What are the advantages of using asexual propagation when trying to reproduce a plant?

September 05, 2008 Print Friendly and PDF
Plants are propagated by asexual or sexual means. Sexual propagation involves starting plants from seed, while asexual propagation is the multiplication of plants from vegetative plant parts like shoots, roots, and leaves, or from specialized organs like bulbs and corms. The most important reason for asexual propagation is to reproduce plants with the same characteristics as the parent plant. Asexual propagation is the only practical means of propagation when: •No seed are produced (French tarragon, peppermint, seedless grapes). •Seed are difficult to germinate (Viburnum, honeysuckle). •Seed of plants often produce variations that are not desirable (roses, most fruit trees). •You want to combine two or more plants to get the specific benefit of a particular rootstock. For example, you can achieve size control using dwarfing rootstocks as is done for apples. Or you can get pest resistant rootstock, as in grafting European grapes on American grape rootstocks to avoid damage from Phylloxera, a grape root aphid. A group of plants originating from a single plant and reproduced by vegetative means is called a clone. For example, the Burkwood viburnum is a hybrid which originally came from seed but is propagated by asexual methods to maintain its unique characteristics. Methods of asexual propagation include cuttings, layering, grafting, and division.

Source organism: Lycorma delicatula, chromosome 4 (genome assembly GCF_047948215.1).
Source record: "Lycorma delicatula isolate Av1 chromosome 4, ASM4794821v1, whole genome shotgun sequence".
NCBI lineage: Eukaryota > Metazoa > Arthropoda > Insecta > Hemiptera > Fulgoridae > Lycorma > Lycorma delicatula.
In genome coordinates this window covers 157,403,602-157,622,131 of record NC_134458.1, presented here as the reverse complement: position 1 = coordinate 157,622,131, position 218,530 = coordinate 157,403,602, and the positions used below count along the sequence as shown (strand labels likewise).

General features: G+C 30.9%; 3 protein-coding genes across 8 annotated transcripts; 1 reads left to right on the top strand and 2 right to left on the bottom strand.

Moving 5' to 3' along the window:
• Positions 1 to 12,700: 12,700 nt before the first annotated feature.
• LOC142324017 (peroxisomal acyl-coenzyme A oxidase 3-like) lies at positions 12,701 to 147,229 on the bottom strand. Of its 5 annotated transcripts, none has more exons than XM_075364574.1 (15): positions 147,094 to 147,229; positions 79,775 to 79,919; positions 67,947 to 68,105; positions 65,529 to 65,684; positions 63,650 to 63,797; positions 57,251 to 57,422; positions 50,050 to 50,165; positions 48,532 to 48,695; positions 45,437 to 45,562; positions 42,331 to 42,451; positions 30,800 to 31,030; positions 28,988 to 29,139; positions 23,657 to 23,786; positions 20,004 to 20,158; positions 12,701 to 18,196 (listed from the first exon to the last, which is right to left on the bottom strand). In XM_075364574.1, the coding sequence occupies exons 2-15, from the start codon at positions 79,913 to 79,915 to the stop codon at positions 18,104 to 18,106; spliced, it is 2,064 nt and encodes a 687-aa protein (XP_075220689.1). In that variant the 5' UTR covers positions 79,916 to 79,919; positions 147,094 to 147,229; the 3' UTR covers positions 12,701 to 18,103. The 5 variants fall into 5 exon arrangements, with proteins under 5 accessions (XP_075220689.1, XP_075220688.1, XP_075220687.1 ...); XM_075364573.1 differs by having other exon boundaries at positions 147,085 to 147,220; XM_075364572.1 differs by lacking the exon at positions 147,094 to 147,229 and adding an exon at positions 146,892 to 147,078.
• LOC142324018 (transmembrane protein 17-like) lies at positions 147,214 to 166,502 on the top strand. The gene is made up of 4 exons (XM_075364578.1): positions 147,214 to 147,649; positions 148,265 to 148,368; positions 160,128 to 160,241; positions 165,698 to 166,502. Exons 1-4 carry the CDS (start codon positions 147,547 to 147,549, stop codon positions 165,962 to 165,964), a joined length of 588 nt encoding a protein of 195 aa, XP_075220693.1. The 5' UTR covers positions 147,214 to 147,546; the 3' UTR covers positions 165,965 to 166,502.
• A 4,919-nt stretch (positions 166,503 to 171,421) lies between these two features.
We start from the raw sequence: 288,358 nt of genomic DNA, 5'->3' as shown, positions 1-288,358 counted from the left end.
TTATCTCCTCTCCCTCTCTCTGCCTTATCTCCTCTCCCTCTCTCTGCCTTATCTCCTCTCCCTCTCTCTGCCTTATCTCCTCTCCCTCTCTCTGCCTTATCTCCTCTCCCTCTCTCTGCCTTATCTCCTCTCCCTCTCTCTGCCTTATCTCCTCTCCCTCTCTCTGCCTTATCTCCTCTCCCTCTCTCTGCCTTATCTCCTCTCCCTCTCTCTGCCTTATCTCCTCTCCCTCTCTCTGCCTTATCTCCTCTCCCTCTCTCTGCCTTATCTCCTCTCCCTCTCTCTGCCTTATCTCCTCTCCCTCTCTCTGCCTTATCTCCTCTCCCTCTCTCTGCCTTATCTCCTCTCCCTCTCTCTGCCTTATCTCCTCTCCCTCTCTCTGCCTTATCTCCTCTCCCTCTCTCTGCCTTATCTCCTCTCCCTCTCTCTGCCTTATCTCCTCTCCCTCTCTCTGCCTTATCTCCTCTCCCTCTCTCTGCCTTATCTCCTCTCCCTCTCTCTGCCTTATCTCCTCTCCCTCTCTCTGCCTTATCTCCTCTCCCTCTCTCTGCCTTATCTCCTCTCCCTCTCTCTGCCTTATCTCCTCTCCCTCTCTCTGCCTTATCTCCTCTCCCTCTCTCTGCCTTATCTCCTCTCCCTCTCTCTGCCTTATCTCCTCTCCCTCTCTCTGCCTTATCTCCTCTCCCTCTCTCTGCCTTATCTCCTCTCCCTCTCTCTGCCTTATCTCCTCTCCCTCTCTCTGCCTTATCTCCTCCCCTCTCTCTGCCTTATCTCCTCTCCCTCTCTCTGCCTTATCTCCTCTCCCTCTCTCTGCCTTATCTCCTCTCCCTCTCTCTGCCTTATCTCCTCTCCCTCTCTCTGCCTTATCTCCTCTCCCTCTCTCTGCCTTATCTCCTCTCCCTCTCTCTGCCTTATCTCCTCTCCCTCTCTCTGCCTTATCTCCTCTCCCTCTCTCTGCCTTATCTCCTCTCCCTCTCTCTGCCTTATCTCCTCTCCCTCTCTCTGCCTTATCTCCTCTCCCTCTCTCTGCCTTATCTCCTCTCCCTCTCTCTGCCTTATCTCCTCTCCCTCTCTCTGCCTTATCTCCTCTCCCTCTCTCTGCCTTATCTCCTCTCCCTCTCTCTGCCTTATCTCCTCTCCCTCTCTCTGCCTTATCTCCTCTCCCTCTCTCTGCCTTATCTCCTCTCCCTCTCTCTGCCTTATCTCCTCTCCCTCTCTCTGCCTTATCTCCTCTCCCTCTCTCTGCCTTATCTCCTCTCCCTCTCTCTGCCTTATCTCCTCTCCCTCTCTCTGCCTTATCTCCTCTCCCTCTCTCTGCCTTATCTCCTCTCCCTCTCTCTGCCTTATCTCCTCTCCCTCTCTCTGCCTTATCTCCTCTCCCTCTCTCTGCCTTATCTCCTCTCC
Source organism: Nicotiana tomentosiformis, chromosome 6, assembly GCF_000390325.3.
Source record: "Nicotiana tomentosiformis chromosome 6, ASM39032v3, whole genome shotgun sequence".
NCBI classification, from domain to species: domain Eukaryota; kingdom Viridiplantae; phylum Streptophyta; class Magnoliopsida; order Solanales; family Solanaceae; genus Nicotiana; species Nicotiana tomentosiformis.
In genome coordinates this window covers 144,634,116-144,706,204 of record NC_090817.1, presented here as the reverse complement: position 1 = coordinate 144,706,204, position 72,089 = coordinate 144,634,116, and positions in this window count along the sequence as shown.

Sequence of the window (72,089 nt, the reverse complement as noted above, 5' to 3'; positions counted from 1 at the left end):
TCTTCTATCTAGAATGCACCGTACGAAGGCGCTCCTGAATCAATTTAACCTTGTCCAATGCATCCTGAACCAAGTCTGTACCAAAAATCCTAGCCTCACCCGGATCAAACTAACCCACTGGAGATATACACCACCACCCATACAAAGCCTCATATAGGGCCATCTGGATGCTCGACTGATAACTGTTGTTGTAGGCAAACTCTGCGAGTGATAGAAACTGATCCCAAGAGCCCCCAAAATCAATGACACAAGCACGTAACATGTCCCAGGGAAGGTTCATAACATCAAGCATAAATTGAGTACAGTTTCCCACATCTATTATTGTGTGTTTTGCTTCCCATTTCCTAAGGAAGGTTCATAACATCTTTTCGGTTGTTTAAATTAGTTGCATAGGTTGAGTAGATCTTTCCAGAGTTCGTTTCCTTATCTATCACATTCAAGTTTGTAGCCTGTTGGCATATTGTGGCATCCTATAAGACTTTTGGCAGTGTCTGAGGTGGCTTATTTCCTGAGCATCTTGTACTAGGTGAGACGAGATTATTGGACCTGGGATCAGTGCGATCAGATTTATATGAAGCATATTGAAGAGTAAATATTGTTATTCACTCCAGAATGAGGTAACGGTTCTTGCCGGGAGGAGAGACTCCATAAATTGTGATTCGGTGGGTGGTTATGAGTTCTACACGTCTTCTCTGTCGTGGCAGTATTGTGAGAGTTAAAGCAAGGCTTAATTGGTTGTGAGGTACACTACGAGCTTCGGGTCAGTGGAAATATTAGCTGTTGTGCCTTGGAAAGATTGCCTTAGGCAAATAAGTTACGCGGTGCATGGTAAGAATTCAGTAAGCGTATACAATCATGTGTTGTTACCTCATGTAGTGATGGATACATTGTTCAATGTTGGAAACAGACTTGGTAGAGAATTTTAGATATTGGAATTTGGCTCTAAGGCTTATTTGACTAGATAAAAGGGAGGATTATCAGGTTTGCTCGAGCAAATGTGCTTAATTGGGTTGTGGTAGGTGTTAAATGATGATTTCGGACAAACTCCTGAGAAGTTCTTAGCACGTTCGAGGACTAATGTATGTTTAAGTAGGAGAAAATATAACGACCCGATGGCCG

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This work is supported by the USDA National Institute of Food and Agriculture, New Technologies for Ag Extension project.